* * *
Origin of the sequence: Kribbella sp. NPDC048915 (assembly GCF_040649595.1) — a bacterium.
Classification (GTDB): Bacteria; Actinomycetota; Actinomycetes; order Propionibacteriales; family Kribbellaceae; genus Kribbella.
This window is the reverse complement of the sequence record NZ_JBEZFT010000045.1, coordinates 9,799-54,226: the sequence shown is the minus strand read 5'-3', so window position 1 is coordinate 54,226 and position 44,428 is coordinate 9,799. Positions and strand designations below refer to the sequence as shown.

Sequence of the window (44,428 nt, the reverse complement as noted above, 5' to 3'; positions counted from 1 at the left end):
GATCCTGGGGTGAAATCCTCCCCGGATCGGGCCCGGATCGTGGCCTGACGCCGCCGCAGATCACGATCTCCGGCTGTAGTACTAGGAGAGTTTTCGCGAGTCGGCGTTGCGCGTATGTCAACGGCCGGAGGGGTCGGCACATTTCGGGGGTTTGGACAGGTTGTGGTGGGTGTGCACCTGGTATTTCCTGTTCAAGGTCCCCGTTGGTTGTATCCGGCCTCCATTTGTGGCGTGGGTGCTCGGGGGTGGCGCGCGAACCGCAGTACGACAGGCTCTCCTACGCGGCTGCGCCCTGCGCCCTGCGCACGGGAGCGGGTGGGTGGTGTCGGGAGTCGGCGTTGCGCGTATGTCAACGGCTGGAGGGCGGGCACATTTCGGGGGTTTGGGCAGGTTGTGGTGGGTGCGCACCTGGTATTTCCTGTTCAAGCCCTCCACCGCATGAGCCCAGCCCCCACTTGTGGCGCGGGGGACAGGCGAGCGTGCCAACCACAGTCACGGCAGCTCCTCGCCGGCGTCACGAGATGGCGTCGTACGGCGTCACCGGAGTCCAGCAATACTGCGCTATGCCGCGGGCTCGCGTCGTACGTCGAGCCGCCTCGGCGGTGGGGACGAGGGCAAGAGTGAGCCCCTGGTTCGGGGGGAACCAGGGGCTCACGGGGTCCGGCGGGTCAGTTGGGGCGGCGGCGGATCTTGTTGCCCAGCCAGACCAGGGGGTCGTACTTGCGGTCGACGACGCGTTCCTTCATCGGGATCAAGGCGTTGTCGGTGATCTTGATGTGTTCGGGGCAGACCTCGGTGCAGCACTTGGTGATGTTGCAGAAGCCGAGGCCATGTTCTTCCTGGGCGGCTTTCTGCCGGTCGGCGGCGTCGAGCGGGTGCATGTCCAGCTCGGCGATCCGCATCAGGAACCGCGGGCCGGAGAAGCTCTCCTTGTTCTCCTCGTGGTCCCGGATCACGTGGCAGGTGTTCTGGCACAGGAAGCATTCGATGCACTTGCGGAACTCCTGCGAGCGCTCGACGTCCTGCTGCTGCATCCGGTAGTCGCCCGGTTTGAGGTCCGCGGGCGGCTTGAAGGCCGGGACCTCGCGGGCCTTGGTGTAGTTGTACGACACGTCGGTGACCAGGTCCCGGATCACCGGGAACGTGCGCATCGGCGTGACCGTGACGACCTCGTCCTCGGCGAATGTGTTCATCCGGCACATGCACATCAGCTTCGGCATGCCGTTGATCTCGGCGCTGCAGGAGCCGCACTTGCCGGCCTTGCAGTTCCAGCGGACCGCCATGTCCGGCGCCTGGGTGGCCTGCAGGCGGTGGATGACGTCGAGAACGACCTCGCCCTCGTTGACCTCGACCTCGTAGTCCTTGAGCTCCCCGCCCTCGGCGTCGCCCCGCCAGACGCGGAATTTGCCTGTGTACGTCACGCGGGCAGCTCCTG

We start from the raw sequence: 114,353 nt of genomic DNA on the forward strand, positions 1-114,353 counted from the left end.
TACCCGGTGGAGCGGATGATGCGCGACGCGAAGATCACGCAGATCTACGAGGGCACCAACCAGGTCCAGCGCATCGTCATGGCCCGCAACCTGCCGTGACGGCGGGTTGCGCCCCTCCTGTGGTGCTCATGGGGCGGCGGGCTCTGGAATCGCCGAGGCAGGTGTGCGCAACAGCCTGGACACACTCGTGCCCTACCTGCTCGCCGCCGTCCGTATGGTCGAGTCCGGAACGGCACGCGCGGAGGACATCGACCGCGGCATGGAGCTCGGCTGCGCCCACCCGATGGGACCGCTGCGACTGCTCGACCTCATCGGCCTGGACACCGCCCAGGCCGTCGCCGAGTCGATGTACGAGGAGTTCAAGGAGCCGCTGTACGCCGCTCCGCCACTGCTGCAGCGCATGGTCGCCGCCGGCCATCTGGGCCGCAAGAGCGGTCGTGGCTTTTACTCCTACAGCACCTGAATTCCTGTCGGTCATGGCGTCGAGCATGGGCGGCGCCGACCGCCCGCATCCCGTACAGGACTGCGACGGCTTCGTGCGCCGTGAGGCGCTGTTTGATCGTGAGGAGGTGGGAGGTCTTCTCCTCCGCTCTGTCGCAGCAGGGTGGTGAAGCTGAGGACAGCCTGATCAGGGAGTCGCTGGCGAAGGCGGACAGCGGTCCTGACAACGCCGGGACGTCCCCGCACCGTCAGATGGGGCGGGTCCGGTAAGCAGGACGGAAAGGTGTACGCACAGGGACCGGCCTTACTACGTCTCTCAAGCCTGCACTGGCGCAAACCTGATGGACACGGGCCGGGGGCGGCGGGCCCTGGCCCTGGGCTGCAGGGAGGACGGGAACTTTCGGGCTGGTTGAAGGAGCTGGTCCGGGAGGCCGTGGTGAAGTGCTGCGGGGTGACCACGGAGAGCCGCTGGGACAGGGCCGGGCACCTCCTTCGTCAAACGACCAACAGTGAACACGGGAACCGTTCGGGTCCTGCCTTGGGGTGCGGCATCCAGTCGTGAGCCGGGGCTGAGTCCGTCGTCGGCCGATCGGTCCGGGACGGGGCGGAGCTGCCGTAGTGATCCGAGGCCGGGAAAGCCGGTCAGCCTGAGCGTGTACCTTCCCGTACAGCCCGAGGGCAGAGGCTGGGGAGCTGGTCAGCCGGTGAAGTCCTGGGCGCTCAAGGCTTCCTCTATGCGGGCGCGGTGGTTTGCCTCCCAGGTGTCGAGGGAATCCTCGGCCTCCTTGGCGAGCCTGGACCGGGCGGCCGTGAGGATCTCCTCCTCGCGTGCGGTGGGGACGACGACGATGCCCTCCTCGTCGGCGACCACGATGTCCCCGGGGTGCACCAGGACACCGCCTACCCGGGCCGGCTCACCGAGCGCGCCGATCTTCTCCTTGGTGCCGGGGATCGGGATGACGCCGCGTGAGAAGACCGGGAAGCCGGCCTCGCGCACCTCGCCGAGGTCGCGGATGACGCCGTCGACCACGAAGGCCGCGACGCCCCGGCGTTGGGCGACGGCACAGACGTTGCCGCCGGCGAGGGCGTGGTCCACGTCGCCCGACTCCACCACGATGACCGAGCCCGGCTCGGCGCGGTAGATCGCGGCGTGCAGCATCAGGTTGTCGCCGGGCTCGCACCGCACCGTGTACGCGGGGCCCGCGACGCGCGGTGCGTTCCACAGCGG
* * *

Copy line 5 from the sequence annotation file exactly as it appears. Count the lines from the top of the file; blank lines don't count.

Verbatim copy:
GATCCTGGGGTGAAATCCTCCCCGGATCGGGCCCGGATCGTGGCCTGACGCCGCCGCAGATCACGATCTCCGGCTGTAGTACTAGGAGAGTTTTCGCGAGTCGGCGTTGCGCGTATGTCAACGGCCGGAGGGGTCGGCACATTTCGGGGGTTTGGACAGGTTGTGGTGGGTGTGCACCTGGTATTTCCTGTTCAAGGTCCCCGTTGGTTGTATCCGGCCTCCATTTGTGGCGTGGGTGCTCGGGGGTGGCGCGCGAACCGCAGTACGACAGGCTCTCCTACGCGGCTGCGCCCTGCGCCCTGCGCACGGGAGCGGGTGGGTGGTGTCGGGAGTCGGCGTTGCGCGTATGTCAACGGCTGGAGGGCGGGCACATTTCGGGGGTTTGGGCAGGTTGTGGTGGGTGCGCACCTGGTATTTCCTGTTCAAGCCCTCCACCGCATGAGCCCAGCCCCCACTTGTGGCGCGGGGGACAGGCGAGCGTGCCAACCACAGTCACGGCAGCTCCTCGCCGGCGTCACGAGATGGCGTCGTACGGCGTCACCGGAGTCCAGCAATACTGCGCTATGCCGCGGGCTCGCGTCGTACGTCGAGCCGCCTCGGCGGTGGGGACGAGGGCAAGAGTGAGCCCCTGGTTCGGGGGGAACCAGGGGCTCACGGGGTCCGGCGGGTCAGTTGGGGCGGCGGCGGATCTTGTTGCCCAGCCAGACCAGGGGGTCGTACTTGCGGTCGACGACGCGTTCCTTCATCGGGATCAAGGCGTTGTCGGTGATCTTGATGTGTTCGGGGCAGACCTCGGTGCAGCACTTGGTGATGTTGCAGAAGCCGAGGCCATGTTCTTCCTGGGCGGCTTTCTGCCGGTCGGCGGCGTCGAGCGGGTGCATGTCCAGCTCGGCGATCCGCATCAGGAACCGCGGGCCGGAGAAGCTCTCCTTGTTCTCCTCGTGGTCCCGGATCACGTGGCAGGTGTTCTGGCACAGGAAGCATTCGATGCACTTGCGGAACTCCTGCGAGCGCTCGACGTCCTGCTGCTGCATCCGGTAGTCGCCCGGTTTGAGGTCCGCGGGCGGCTTGAAGGCCGGGACCTCGCGGGCCTTGGTGTAGTTGTACGACACGTCGGTGACCAGGTCCCGGATCACCGGGAACGTGCGCATCGGCGTGACCGTGACGACCTCGTCCTCGGCGAATGTGTTCATCCGGCACATGCACATCAGCTTCGGCATGCCGTTGATCTCGGCGCTGCAGGAGCCGCACTTGCCGGCCTTGCAGTTCCAGCGGACCGCCATGTCCGGCGCCTGGGTGGCCTGCAGGCGGTGGATGACGTCGAGAACGACCTCGCCCTCGTTGACCTCGACCTCGTAGTCCTTGAGCTCCCCGCCCTCGGCGTCGCCCCGCCAGACGCGGAATTTGCCTGTGTACGTCACGCGGGCAGCTCCTG